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Despite a steady increase in coffee production in recent years, Ethiopia’s supply to the global market has not exceeded a target of 200,000 metric tonnes.
Speaking at the 3rd International Ethiopian Coffee Conference, Teshome said in 2013/2014 exports were lower than in 2010/11 where coffee exports reached 196,118 metric tonnes and the country earned close to $842 million.
Official statistics show that the amount of coffee exported in the 2013/14 Ethiopian fiscal year was 190,837 metric tonnes.
“We must now break this one time export income record by supplying more quality to the global market surpassing the near 200,000 metric tonnes registered so far and generating export income reaching $1 billion,” he said.
The annual conference is focusing on how to promote and increase the quality of Ethiopian coffee.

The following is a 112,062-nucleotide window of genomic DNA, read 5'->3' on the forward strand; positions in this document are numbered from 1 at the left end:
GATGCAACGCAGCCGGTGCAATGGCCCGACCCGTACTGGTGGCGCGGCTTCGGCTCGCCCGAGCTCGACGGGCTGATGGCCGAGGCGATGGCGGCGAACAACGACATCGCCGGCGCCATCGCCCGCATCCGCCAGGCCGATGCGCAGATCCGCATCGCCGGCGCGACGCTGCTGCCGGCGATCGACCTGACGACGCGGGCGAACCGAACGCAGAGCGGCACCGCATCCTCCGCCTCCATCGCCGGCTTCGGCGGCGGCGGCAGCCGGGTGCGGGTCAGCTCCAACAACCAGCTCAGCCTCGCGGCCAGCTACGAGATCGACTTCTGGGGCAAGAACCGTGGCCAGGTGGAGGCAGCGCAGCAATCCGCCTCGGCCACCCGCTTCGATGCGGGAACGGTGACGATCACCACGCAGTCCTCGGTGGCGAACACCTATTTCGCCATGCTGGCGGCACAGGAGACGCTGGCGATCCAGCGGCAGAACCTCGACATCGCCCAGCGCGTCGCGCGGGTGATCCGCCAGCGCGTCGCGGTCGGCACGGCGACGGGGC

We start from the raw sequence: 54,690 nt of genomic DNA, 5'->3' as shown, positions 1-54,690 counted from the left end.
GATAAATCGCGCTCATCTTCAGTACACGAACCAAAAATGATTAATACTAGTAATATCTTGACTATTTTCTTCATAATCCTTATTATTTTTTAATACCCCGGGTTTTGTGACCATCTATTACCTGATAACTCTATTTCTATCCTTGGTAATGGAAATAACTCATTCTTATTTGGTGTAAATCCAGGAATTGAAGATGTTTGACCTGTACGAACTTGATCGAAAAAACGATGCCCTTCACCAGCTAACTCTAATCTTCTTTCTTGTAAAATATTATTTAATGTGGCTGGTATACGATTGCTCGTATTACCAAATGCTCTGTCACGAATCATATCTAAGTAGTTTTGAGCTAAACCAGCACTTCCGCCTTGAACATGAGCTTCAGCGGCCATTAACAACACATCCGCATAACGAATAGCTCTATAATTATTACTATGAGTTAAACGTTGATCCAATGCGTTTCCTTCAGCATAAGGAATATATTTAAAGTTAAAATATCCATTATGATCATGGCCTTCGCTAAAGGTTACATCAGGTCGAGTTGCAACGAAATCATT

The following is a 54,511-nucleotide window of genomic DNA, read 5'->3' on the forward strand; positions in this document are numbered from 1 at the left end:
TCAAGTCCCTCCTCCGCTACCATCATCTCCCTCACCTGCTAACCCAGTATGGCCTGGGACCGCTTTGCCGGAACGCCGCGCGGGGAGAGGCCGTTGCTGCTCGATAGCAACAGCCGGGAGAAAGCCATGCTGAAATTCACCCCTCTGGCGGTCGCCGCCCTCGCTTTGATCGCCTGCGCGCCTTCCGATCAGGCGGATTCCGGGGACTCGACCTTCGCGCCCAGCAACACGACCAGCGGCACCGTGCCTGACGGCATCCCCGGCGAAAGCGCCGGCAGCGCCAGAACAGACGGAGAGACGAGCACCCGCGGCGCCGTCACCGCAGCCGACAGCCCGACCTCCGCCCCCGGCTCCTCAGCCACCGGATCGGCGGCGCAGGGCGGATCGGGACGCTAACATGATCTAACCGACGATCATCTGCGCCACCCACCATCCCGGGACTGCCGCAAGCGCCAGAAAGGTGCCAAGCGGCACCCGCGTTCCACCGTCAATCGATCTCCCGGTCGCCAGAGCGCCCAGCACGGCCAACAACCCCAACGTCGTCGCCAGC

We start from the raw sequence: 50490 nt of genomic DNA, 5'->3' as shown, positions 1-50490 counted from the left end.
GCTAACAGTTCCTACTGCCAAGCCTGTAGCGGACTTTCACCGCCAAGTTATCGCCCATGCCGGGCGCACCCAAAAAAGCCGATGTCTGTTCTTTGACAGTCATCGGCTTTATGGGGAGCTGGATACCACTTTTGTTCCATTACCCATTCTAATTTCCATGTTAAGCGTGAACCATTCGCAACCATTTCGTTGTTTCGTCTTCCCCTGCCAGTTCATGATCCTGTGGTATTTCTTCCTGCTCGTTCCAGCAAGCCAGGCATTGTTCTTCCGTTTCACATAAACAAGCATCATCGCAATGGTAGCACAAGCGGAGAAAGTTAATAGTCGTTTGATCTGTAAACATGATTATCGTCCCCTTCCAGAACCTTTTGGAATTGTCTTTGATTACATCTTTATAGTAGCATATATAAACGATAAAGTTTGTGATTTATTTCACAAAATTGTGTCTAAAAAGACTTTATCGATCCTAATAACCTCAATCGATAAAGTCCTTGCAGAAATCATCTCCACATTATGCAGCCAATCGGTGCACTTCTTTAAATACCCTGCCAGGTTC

Research shows that about 10 percent of Ethiopia’s coffee production comes from the age old practice of gathering wild coffee beans in forests, while 35 percent comes from partially tended wild bushes, and 50 percent is produced in small plots as a secondary crop.
While the growth of Ethiopia’s coffee industry in the past few years has largely been attributed to its modernisation, only five percent of the East African country’s coffee is produced on plantations dedicated to coffee production.
Officials of United States say they are keen to support the cofee sector in Ethiopia.
“The U.S. is working to help identify new markets and private sector partners and investors, including from the U.S.,” US deputy chief of mission, Peter Vrooman, said.
“Our dual purpose is to not only ensure the expansion of the coffee industry in Ethiopia but also the greatly improved livelihoods of a legion of small coffee growers whose entire families will benefit.
Ethiopia exports 24 Arabica coffee varieties to a limited number of foreign destinations. Seven countries, including Japan, Georgia, Germany, Saudi Arabia, USA, Belgium and France, alone buy over 70 percent of Ethiopia’s coffee.
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